Calligraphy for Kids by Eleanor Winters



Calligraphy for Kids by Eleanor Winters



Introduction to the book
Just a few years ago, it seemed as though no one could pronounce the word calligraphy, much less define it. Only a handful of artists were quietly keeping this age-old art alive. But all that has changed. Today, nearly every art-supply store sells calligraphy pens, calligraphy markers, special paper, and dozens of books teaching you how to use them. There are lots of calligraphy classes in schools and craft shops all over the world. But most of these books and classes are for adults, and very little is offered especially for kids.

Now it's your turn. This book is for you!!

There's no reason that kids can't learn to make beautiful letters, unless it's that you are all so busy! Kids can study and practice calligraphy with as much pleasure as painting or dancing or music. It is a skill and an art, but most of all, it's great fun! With a little effort and practice, anyone who can read and write can learn the art of beautiful writing.

But why should you learn calligraphy? Like any other art - drawing, painting, playing the piano - calligraphy helps you make your world more beautiful. A handmade birthday card, a poem written with beautiful letters, stationery printed with your name, or your friend's name hand-lettered in your own calligraphy, will make you feel good. And it makes a wonderful gift for your friends and family. It's an art (and a craft) that you can practice all alone on a quiet day, or with friends in a group, helping each other earn this fascinating art form.

CaIligraphy means "beautiful writing" and refers to many other alphabets besides the ABCs we are all familiar with.

Thousands of years ago, Egyptians wrote with pictures called hieroglyphs. Chinese writing was also created from pictures that make up more than 40,000 characters. Chinese writing is much older than ours and has no alphabet. Other styles of writing, such as Hebrew and Arabic, have developed through the centuries, and all have their own alphabets and their own histories.

Some alphabets are no longer used, such as Mayan and Aztec, and exist only in ancient manuscripts that we can see in museums and art-history books. Other alphabets, like Greek, Arabic, Hebrew, and Russian, are used today as much as our own.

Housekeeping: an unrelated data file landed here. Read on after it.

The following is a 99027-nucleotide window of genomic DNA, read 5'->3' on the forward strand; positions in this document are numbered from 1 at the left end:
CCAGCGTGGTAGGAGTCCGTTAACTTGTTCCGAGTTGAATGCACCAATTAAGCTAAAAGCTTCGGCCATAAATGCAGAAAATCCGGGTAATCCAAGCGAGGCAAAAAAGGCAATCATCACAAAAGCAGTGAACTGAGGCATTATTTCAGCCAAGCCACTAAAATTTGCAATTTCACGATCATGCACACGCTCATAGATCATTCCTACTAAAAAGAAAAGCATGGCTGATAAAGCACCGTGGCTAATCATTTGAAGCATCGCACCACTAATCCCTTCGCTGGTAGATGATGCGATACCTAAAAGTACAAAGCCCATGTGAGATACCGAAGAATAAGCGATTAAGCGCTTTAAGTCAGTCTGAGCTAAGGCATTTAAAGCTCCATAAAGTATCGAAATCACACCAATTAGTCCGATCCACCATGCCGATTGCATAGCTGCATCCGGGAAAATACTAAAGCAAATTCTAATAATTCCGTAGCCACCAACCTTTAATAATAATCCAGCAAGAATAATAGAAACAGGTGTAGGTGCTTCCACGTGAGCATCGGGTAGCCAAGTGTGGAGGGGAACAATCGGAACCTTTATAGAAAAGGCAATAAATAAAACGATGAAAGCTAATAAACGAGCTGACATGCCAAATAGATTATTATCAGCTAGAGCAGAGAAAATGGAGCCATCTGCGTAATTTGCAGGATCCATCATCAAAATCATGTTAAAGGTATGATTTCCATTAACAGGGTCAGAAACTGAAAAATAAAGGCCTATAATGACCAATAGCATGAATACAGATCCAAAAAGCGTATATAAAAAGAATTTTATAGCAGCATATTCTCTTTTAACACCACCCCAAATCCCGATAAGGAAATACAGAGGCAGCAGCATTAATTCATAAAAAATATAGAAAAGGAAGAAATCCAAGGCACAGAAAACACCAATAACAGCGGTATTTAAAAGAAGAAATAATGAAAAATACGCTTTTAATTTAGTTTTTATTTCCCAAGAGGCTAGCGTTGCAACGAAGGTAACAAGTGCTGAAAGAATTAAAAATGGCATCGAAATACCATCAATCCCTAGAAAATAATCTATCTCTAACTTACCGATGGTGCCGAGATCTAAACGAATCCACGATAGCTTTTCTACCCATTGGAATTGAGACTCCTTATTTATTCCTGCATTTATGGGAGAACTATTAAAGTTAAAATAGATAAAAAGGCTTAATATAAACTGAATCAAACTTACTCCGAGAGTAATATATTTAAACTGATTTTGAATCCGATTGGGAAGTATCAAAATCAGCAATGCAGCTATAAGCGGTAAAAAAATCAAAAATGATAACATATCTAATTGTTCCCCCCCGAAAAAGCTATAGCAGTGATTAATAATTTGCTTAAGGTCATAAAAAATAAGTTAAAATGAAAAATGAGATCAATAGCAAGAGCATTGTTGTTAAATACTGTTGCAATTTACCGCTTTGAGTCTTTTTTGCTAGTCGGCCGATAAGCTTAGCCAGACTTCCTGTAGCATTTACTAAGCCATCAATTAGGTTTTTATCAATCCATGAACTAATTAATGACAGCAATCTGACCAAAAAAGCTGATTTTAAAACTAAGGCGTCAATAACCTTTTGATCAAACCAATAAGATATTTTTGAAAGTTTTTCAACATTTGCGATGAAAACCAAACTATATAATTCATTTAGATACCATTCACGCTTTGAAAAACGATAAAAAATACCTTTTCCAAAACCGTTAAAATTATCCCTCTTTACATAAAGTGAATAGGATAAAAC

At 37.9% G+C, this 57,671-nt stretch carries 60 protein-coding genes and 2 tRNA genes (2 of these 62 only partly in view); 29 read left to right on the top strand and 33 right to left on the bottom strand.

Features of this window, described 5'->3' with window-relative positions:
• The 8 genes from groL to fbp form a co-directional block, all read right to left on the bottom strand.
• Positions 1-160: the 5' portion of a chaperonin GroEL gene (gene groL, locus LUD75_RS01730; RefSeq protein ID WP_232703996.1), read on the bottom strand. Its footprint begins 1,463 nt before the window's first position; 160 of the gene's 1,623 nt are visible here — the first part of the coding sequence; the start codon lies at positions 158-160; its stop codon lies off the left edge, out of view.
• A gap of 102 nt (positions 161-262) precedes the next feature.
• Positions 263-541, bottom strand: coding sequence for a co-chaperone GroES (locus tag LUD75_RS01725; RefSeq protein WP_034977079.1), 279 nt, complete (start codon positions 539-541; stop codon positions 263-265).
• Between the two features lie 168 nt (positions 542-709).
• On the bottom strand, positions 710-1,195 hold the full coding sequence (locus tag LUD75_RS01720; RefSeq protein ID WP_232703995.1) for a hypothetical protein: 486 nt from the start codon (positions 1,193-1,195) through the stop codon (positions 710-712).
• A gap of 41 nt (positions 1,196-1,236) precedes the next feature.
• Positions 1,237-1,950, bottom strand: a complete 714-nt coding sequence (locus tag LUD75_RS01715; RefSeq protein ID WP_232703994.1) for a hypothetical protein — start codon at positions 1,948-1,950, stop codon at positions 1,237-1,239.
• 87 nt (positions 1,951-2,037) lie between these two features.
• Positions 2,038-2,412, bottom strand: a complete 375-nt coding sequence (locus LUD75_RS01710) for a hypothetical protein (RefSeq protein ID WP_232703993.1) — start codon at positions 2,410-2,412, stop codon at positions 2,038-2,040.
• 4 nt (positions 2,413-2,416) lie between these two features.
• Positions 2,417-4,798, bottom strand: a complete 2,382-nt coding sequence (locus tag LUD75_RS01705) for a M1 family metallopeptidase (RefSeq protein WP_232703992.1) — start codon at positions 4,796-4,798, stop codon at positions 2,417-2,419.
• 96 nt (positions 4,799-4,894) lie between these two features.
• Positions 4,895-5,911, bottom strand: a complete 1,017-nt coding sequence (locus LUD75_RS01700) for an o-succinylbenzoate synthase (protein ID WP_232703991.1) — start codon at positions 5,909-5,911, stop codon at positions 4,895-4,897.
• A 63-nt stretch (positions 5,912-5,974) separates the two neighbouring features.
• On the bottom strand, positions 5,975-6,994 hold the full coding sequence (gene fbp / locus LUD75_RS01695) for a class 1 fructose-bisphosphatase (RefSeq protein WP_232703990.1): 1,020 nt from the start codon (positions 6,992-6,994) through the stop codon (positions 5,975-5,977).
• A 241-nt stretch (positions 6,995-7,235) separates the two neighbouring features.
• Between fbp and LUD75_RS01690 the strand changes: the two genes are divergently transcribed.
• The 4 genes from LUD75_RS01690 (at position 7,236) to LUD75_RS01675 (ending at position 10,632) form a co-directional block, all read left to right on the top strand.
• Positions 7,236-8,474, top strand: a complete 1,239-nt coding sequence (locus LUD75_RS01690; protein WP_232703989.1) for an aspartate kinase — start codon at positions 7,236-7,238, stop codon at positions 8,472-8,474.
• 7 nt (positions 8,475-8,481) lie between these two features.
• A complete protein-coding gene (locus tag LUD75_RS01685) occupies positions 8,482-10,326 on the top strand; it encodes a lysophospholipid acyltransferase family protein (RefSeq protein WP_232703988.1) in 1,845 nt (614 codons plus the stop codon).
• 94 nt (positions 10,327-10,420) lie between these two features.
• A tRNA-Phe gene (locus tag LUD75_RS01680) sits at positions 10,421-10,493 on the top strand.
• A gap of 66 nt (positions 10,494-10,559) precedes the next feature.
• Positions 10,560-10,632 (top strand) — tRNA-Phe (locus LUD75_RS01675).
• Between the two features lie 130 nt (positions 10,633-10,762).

Our alphabet comes from the Roman Empire and is about 2,000 years old. For almost 1,500 of those 2,000 years, all writing was done by hand, which means that all books were done by hand - letter by letter, word by word. (You can imagine how long it took to make a copy of a book and how expensive it was!) For much of that time and even until the I800s, people wrote with a quill pen, made of a feather, usually from a goose or a turkey. People sometimes also used wooden blocks carved by hand for printing words or pictures.

Until around 1200, most writing was done on papyrus, which is made from a plant, or on parchment or vellum, made from animal skin. Paper had been used in China for more than 1,000 years before it was used in Europe. After the invention of the modern printing press in the mid-1400s, paper was used because it was too difficult to print on parchment or vellum.

The printing press changed bookmaking considerably, but secretaries and other educated people continued to use calligraphy for writing letters, keeping records, and making important documents.

Today calligraphy is considered an art. Many people study it in special classes, mainly for the pleasure of making something beautiful. Calligraphers look at handwritten manuscripts and books from the past for inspiration and information. They continue a tradition that is an important part of our civilization.

1st edition, 2007, Paperback, 128pp, full colour throughout, 21.6 x 28 cm

Calligraphy for Kids by Eleanor Winters
10.99 EUR 13.55